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- Thread starter Pranav Jha
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rcgldr

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During transitions in amplitude, the frequency "appears" to change. An increase in amplitude while the amplitude itself is also increasing appears to be an increase in frequency and vice versa for the other combinations, with the end result that during a change in amplitude, the result is a fuzzy zone of frequency (bandwidth) that gets wider depending the rate of increase or decrease. This is the reason why morse code transmitters ramp up the amplitude over a few milliseconds instead of instantly turning the signal on and off.

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1) Not only is the amplitude of an FM signal theoretically constant, additional stabilising circuitry is employed to keep it so in better equipment.

2) When amplitude modulation is employed, 2 new frequencies appear, that were not in either the original carrier or the modulating signal. These are called sidebands. I don't know if you have studied yet beats in physics but this is the same phenomenon. When two waves of nearly equal frequency combine, beats occur at the difference between their frequencies. You can here this in the thrumming of engines in an enclosed space, and the beat occurs in the audio spectrum.

With radio transmission the modulating audio signal and the carrier frequencies are quite different so the effect is given a different name.

The amplitude (the quantity we wish to vary) of the carrier is

[tex]v = {V_c}\sin \left( {{\omega _c}t} \right)[/tex]

If we

[tex]v = \left( {{V_c} + {V_m}\sin \left( {{\omega _m}t} \right)} \right)\sin \left( {{\omega _c}t} \right)[/tex]

A bit of trigonometry turns this into

[tex]v = {V_c}\sin \left( {{\omega _c}t} \right) + \frac{{{V_m}}}{2}\cos \left( {{\omega _c} - {\omega _m}} \right)t - \frac{{{V_m}}}{2}\cos \left( {{\omega _c} + {\omega _m}} \right)t[/tex]

This shows that a sinusoidal wave, sinusoidally modulated contains three frequencies.

The original carrier

[tex]{f_c} = {\omega _c}/2\pi [/tex]

The lower side frequency or sideband

[tex]{f_c} - {f_m} = \left( {{\omega _c} - {\omega _m}} \right)/2\pi [/tex]

the upper side frequency or sideband

[tex]{f_c} + {f_m} = \left( {{\omega _c} + {\omega _m}} \right)/2\pi [/tex]

The modulating frequency

It is worth noting that amplitude modulation represents addition of two waves, frequency modulation represents multiplication.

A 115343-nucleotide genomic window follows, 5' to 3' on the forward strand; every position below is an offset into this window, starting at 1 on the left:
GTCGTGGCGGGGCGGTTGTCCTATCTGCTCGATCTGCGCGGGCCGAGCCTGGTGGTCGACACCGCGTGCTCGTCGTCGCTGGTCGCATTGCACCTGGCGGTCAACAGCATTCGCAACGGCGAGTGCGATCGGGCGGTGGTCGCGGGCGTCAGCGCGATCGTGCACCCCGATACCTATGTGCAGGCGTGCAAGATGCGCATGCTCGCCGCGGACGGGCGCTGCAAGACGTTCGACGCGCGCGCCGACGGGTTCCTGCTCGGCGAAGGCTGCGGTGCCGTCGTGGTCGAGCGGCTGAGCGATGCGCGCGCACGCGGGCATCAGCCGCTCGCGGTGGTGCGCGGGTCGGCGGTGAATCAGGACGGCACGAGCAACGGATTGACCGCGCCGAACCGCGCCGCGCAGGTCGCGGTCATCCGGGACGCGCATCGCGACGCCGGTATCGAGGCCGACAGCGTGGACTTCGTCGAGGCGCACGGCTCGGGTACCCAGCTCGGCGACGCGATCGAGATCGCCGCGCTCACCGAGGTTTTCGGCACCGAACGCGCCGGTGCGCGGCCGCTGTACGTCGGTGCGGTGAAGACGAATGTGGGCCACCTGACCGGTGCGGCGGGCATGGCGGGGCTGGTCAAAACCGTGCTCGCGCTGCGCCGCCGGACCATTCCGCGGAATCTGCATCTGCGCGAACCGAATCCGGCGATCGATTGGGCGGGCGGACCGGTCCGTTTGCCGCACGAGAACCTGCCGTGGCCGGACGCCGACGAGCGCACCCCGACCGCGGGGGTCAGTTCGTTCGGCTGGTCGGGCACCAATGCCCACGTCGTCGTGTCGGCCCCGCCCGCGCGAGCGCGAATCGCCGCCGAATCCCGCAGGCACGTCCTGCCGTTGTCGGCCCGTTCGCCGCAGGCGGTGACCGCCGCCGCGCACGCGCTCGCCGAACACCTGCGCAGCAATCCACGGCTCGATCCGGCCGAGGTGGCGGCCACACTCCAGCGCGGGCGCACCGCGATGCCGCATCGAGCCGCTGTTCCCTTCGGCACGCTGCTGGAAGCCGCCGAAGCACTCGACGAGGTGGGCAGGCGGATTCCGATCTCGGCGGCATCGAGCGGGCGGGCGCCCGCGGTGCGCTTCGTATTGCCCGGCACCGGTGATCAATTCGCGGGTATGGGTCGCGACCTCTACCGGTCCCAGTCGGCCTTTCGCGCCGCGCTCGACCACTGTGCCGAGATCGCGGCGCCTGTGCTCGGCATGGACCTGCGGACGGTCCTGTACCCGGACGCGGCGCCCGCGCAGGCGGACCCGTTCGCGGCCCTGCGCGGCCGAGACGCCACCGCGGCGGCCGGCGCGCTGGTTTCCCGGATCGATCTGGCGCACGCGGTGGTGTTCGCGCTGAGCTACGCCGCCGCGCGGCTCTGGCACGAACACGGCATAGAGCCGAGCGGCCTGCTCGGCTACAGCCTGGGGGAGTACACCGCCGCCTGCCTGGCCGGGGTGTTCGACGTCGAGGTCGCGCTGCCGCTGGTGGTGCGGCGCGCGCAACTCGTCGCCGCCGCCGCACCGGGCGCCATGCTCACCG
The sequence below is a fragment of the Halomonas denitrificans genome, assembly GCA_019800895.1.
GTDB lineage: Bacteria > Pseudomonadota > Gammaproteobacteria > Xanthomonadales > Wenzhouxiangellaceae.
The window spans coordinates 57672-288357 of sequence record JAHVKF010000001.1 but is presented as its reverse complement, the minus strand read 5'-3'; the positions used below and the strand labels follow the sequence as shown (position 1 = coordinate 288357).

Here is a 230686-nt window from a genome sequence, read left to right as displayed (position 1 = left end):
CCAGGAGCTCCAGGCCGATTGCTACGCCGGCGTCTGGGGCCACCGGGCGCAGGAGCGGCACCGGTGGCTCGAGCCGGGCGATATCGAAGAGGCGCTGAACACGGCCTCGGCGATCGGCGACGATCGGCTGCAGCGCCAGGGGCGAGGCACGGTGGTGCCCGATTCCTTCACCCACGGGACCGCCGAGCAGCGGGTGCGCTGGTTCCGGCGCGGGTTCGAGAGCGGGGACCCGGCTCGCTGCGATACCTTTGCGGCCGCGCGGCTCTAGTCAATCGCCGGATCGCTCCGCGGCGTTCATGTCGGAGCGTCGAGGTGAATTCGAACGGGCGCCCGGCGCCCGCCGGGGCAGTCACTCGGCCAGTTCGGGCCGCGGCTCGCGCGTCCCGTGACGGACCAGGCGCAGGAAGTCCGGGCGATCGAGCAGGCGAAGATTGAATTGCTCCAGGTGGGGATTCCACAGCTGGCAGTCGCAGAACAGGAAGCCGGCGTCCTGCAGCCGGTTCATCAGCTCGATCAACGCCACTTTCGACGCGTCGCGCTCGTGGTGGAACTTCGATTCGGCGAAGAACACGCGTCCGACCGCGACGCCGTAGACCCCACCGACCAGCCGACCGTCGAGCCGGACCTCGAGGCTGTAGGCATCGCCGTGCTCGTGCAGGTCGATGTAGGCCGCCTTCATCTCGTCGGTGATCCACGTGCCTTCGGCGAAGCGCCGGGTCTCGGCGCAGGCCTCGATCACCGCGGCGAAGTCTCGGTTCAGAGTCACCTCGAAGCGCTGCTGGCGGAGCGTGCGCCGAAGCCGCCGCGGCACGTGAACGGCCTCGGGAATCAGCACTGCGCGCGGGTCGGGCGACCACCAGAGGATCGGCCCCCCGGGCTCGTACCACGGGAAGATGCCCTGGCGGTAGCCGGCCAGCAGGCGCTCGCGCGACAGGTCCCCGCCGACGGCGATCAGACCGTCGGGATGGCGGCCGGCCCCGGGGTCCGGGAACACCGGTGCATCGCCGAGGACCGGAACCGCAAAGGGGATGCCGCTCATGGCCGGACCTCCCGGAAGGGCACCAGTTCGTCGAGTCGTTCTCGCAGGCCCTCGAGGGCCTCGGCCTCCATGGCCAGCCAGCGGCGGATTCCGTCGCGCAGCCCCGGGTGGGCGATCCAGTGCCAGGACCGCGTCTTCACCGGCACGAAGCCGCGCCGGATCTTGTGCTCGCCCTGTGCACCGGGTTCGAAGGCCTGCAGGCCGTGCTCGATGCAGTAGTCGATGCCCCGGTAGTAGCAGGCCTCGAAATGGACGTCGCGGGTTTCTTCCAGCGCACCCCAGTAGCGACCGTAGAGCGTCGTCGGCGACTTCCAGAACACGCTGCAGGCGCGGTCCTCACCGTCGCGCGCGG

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- #4

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A minor clarification.The amplitude (the quantity we wish to vary) of the carrier is

[tex]v = {V_c}\sin \left( {{\omega _c}t} \right)[/tex]

If weadda modulating signal to V_{c}this becomes

[tex]v = \left( {{V_c} + {V_m}\sin \left( {{\omega _m}t} \right)} \right)\sin \left( {{\omega _c}t} \right)[/tex]

It is worth noting that amplitude modulation represents addition of two waves, frequency modulation represents multiplication.

go well

Amplitude modulation involves the the multiplication of the modulation frequency plus a constant offset (to produce the carrier), and the carrier frequency.

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Thanks but could you clarify the math further. I think i am starting to get the concept.1) Not only is the amplitude of an FM signal theoretically constant, additional stabilising circuitry is employed to keep it so in better equipment.

2) When amplitude modulation is employed, 2 new frequencies appear, that were not in either the original carrier or the modulating signal. These are called sidebands. I don't know if you have studied yet beats in physics but this is the same phenomenon. When two waves of nearly equal frequency combine, beats occur at the difference between their frequencies. You can here this in the thrumming of engines in an enclosed space, and the beat occurs in the audio spectrum.

With radio transmission the modulating audio signal and the carrier frequencies are quite different so the effect is given a different name.

The amplitude (the quantity we wish to vary) of the carrier is

[tex]v = {V_c}\sin \left( {{\omega _c}t} \right)[/tex]

If weadda modulating signal to V_{c}this becomes

[tex]v = \left( {{V_c} + {V_m}\sin \left( {{\omega _m}t} \right)} \right)\sin \left( {{\omega _c}t} \right)[/tex]

A bit of trigonometry turns this into

[tex]v = {V_c}\sin \left( {{\omega _c}t} \right) + \frac{{{V_m}}}{2}\cos \left( {{\omega _c} - {\omega _m}} \right)t - \frac{{{V_m}}}{2}\cos \left( {{\omega _c} + {\omega _m}} \right)t[/tex]

This shows that a sinusoidal wave, sinusoidally modulated contains three frequencies.

The original carrier

[tex]{f_c} = {\omega _c}/2\pi [/tex]

The lower side frequency or sideband

[tex]{f_c} - {f_m} = \left( {{\omega _c} - {\omega _m}} \right)/2\pi [/tex]

the upper side frequency or sideband

[tex]{f_c} + {f_m} = \left( {{\omega _c} + {\omega _m}} \right)/2\pi [/tex]

The modulating frequencyis notpresent.

It is worth noting that amplitude modulation represents addition of two waves, frequency modulation represents multiplication.

go well

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Please state that mathematicallyA minor clarification.

Amplitude modulation involves the the multiplication of the modulation frequency plus a constant offset (to produce the carrier), and the carrier frequency.

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